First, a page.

Meet Bolek, the Polish saint

Lech Walesa is the Zeus in the Olympus of democracy, winner of the Nobel Peace Prize, Poland’s Solidarity leader and former president. However, that’s not all he is.

It has long been alleged that under the communists this secular saint was a secret police informer codenamed Bolek. Walesa and his passionate supporters have always denied the charges. However, dispassionate observers have stubbornly insisted on the old saw about smoke and fire. Well, the fire has been found and it’s blazing.

Having compared Walesa’s handwriting to Bolek’s signature adorning money receipts for his spying activities, forensic experts have proved that Walesa and Bolek are the same man.

The findings are so overwhelming that even Walesa’s admirers no longer bother to dispute them. Instead they dismiss that biographical detail as insignificant and overshadowed by his subsequent leadership of Poland’s transition to democracy.

So what if, before his entry into hagiography, Walesa had informed on his friends for money? The Służba Bezpieczeństwa could twist anybody’s arm into collaboration, they aver.

After all, if one saint, Paul, can be forgiven his pre-sainthood persecution of Christians, why can’t Walesa be afforded similar leniency? Don’t you believe in epiphany?

No such incredulity for Radek Sikorski, former British subject, former Bullingdon man at Oxford, former Poland foreign minister and present husband to poor Anne Applebaum. Addressing Walensa, Sikorski tweeted: “You are a greater man than your critics.”

Would Walesa still be a great man if he had murdered, rather than just informed, for the Służba Bezpieczeństwa? Come to think of it, those two activities were often a distinction without a difference: many poor souls turned in to the secret police never came back. Can anything besmirch Walesa in Sikorski’s eyes and other champions of liberal democracy über alles?

They say that discrediting Walesa, and vicariously other champions of liberal democracy über alles, plays into the hands of the present government. That’s meaningless if true: truth doesn’t become a lie because it benefits those we dislike.

So what does this particular truth mean? A minor point first: the secret police couldn’t coerce anybody into betraying his friends. Having grown up under the aegis of a considerably more murderous organisation than the SB, I knew men who flatly refused to inform.

I also knew some who succumbed to threats and did inform. Yet none of them collaborated for cold cash, as Bolek did. There we’re talking about a witting career agent, not a poor coerced soul.

Now a more important point. Unlike wide-eyed Western champions of liberal democracy über alles, those who know the USSR not from hearsay have always discerned a certain pattern in simultaneous transition to democracy throughout Eastern Europe.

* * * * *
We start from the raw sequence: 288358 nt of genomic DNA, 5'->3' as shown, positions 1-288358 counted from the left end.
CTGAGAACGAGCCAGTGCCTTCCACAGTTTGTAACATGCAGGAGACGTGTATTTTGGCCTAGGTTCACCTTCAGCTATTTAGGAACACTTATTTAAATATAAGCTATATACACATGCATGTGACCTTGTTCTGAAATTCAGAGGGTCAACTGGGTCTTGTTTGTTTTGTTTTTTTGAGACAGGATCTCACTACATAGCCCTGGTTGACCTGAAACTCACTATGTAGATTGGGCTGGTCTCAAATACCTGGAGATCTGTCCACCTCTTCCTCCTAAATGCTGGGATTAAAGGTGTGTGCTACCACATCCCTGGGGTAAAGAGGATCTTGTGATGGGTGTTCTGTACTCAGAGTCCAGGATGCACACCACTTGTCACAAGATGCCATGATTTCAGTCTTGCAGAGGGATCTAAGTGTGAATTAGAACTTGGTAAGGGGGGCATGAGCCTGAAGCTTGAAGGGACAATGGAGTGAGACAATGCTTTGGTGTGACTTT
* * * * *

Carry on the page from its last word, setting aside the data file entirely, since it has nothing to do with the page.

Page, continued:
The mid-eighties, when Walesa ascended to secular sainthood, was the time when power in the Soviet Union was passing from the Party to the KGB, a process later called glasnost and perestroika.

That message was communicated unequivocally in 1982, when the KGB chief Andropov became Secretary General, dictator for all practical purposes.

It was Andropov who decided to act on the ideas first put forth by his mentor Lavrentiy Beria, the secret police chief murdered in 1953. Beria advocated loosening Party control over Russia and Soviet control over Eastern Europe. That, he believed, would dupe the West into acquiescence and perpetuate Soviet de facto influence.

Such a flexible KGB policy, developed to its logical end by Andropov’s protégé Gorbachev, was resisted by the Party to the bitter end, both in the USSR and its satellites. Echoes of that resistance could he heard distinctly.

For example, the last two months of 1984 saw the demise of the defence ministers of five Warsaw Pact countries, including the Soviet Union itself. They all died of cardiac arrest. Would it be preposterous to suggest that such a concentrated outbreak of fatalities bucked statistical odds?

Assuming that the sudden epidemic of cardiac arrests wasn’t entirely coincidental, one is entitled to see it as a visible result of that invisible struggle – at least this is the only way I can make sense of the statistics.

Also, no deposed Eastern European dictator was killed by the vanquishing democrats – with one exception. Nicolae Ceaușescu couldn’t get his rigid mind around the new flexibility. Hence he had to be shot, along with his whole family.

There’s much indirect evidence to support this version of recent history – enough to convince me, for one. I’m certain that the KGB saw its chance and grabbed it. (In today’s Russia 85 per cent of the top government officials, including Putin, are KGB officers.) It’s debatable whether it maintained control all along or at some point lost it and let matters go further than intended.

But what matters in the Bolek affair isn’t the end but the beginning. If it’s true that the KGB directed the whole liberalisation movement from the start, then Walesa also acted as an SB agent in his saintly incarnation.

Such a role isn’t unlikely historically, psychologically or morally. A man who shops his friend for money is certainly capable of doing his masters’ bidding all along.

Many revolutionaries of the past, most famously Gapon and Azef in tsarist Russia, had secret police links. We know that more recently Gorbachev and Yeltsyn were in bed with the KGB. Do we disregard forensic evidence and believe Walesa is a virgin? I don’t.

1 thought on “Meet Bolek, the Polish saint”

  1. Several ways to look at this. Lech did wrong but then saw the light? He had a basis for comparison between good and bad and wanted to make amends. And did!

    Was he a controlled patsy of the Polish secret police and then under the indirect control of the KGB? This sounds like James Jesus Angleton stuff.

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